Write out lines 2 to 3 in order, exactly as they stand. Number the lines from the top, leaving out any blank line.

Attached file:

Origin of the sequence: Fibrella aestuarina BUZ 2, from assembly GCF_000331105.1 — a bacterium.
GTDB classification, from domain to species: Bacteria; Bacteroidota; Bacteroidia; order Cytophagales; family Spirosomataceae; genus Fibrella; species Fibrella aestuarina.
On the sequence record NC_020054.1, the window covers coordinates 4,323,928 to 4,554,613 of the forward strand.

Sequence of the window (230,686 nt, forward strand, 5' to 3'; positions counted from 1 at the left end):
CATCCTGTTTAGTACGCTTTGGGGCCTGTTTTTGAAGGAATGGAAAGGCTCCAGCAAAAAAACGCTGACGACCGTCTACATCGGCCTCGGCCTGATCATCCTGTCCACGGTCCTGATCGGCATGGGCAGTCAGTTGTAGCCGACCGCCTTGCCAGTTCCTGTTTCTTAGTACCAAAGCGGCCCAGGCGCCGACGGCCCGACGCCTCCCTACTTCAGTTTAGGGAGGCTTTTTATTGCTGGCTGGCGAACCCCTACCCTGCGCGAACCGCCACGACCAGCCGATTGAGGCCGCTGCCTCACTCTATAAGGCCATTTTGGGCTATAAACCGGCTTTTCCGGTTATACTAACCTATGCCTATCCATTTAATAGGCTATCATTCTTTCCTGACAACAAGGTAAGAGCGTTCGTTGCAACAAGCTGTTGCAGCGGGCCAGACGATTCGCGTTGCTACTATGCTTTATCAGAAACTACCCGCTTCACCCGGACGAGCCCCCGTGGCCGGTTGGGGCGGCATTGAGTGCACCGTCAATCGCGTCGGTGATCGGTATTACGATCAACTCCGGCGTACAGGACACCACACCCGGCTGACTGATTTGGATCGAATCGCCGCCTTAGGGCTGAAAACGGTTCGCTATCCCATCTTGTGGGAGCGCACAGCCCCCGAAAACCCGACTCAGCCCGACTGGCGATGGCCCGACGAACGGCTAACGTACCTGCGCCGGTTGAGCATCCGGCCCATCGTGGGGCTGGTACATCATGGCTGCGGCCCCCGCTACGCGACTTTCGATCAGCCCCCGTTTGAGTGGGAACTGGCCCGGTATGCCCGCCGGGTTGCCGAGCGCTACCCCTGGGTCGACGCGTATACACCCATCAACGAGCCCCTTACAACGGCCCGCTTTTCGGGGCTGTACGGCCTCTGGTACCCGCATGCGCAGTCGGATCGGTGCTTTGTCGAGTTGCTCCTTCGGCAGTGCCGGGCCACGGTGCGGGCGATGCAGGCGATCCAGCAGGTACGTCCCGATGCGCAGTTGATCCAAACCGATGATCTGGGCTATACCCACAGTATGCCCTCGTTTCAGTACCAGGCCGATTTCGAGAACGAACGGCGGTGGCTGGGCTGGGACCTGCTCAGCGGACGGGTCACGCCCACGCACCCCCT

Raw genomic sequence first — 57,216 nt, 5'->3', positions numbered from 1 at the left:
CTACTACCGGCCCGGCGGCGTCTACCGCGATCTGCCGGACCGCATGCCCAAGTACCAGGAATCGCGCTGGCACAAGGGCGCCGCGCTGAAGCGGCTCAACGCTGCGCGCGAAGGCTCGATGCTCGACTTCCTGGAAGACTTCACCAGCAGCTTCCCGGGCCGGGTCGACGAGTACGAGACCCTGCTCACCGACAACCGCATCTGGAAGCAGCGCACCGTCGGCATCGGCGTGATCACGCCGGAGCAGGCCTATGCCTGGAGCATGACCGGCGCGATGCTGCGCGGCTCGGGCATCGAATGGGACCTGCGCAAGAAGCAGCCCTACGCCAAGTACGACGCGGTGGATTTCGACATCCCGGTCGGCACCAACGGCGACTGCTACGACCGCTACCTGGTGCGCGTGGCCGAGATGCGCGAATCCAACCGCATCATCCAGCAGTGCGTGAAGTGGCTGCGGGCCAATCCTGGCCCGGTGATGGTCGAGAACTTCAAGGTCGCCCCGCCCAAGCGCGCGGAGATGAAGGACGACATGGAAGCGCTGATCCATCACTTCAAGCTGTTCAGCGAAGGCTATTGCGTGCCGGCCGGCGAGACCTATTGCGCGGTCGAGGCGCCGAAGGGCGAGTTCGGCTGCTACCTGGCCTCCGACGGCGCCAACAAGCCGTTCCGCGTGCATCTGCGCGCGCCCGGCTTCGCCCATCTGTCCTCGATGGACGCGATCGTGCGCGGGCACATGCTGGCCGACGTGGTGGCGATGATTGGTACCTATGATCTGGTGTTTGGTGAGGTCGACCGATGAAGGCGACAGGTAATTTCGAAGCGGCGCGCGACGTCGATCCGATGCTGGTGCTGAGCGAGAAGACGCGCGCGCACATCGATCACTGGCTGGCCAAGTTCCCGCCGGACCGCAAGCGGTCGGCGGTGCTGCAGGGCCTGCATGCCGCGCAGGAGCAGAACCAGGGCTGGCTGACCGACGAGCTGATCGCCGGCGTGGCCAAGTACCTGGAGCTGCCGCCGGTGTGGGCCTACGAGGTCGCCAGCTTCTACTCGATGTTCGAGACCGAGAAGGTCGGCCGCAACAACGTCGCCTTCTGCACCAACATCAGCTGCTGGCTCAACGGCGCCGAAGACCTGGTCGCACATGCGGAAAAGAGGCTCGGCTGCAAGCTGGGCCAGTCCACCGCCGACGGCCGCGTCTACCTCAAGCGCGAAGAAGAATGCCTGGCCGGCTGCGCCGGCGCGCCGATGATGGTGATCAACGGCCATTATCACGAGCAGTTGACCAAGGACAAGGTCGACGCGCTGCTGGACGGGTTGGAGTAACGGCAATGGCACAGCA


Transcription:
GTDB classification, from domain to species: Bacteria; Bacteroidota; Bacteroidia; order Cytophagales; family Spirosomataceae; genus Fibrella; species Fibrella aestuarina.
On the sequence record NC_020054.1, the window covers coordinates 4,323,928 to 4,554,613 of the forward strand.